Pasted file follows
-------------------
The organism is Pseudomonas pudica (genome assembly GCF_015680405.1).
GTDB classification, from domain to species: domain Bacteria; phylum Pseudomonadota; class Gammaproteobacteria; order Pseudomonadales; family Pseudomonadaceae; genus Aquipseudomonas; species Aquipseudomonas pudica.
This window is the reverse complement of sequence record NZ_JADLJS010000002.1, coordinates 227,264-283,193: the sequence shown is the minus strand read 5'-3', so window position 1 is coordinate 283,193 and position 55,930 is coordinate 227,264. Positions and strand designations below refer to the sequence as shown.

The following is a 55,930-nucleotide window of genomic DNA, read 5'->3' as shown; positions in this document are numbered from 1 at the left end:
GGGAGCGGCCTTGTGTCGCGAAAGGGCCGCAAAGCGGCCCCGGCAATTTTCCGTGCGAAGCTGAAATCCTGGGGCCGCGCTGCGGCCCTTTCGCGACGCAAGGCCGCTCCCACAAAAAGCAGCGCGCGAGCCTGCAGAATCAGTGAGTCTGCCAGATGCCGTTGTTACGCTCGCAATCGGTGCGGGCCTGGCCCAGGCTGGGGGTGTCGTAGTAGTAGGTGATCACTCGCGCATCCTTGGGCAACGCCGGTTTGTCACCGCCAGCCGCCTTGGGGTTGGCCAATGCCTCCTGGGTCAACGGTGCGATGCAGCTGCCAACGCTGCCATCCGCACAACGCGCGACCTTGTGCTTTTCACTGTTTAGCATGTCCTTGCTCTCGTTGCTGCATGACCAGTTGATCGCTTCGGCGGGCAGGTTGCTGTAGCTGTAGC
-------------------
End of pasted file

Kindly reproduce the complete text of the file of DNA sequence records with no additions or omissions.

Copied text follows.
The organism is Pseudomonas pudica (genome assembly GCF_015680405.1).
GTDB classification, from domain to species: domain Bacteria; phylum Pseudomonadota; class Gammaproteobacteria; order Pseudomonadales; family Pseudomonadaceae; genus Aquipseudomonas; species Aquipseudomonas pudica.
This window is the reverse complement of sequence record NZ_JADLJS010000002.1, coordinates 227,264-283,193: the sequence shown is the minus strand read 5'-3', so window position 1 is coordinate 283,193 and position 55,930 is coordinate 227,264. Positions and strand designations below refer to the sequence as shown.

The following is a 55,930-nucleotide window of genomic DNA, read 5'->3' as shown; positions in this document are numbered from 1 at the left end:
GGGAGCGGCCTTGTGTCGCGAAAGGGCCGCAAAGCGGCCCCGGCAATTTTCCGTGCGAAGCTGAAATCCTGGGGCCGCGCTGCGGCCCTTTCGCGACGCAAGGCCGCTCCCACAAAAAGCAGCGCGCGAGCCTGCAGAATCAGTGAGTCTGCCAGATGCCGTTGTTACGCTCGCAATCGGTGCGGGCCTGGCCCAGGCTGGGGGTGTCGTAGTAGTAGGTGATCACTCGCGCATCCTTGGGCAACGCCGGTTTGTCACCGCCAGCCGCCTTGGGGTTGGCCAATGCCTCCTGGGTCAACGGTGCGATGCAGCTGCCAACGCTGCCATCCGCACAACGCGCGACCTTGTGCTTTTCACTGTTTAGCATGTCCTTGCTCTCGTTGCTGCATGACCAGTTGATCGCTTCGGCGGGCAGGTTGCTGTAGCTGTAGC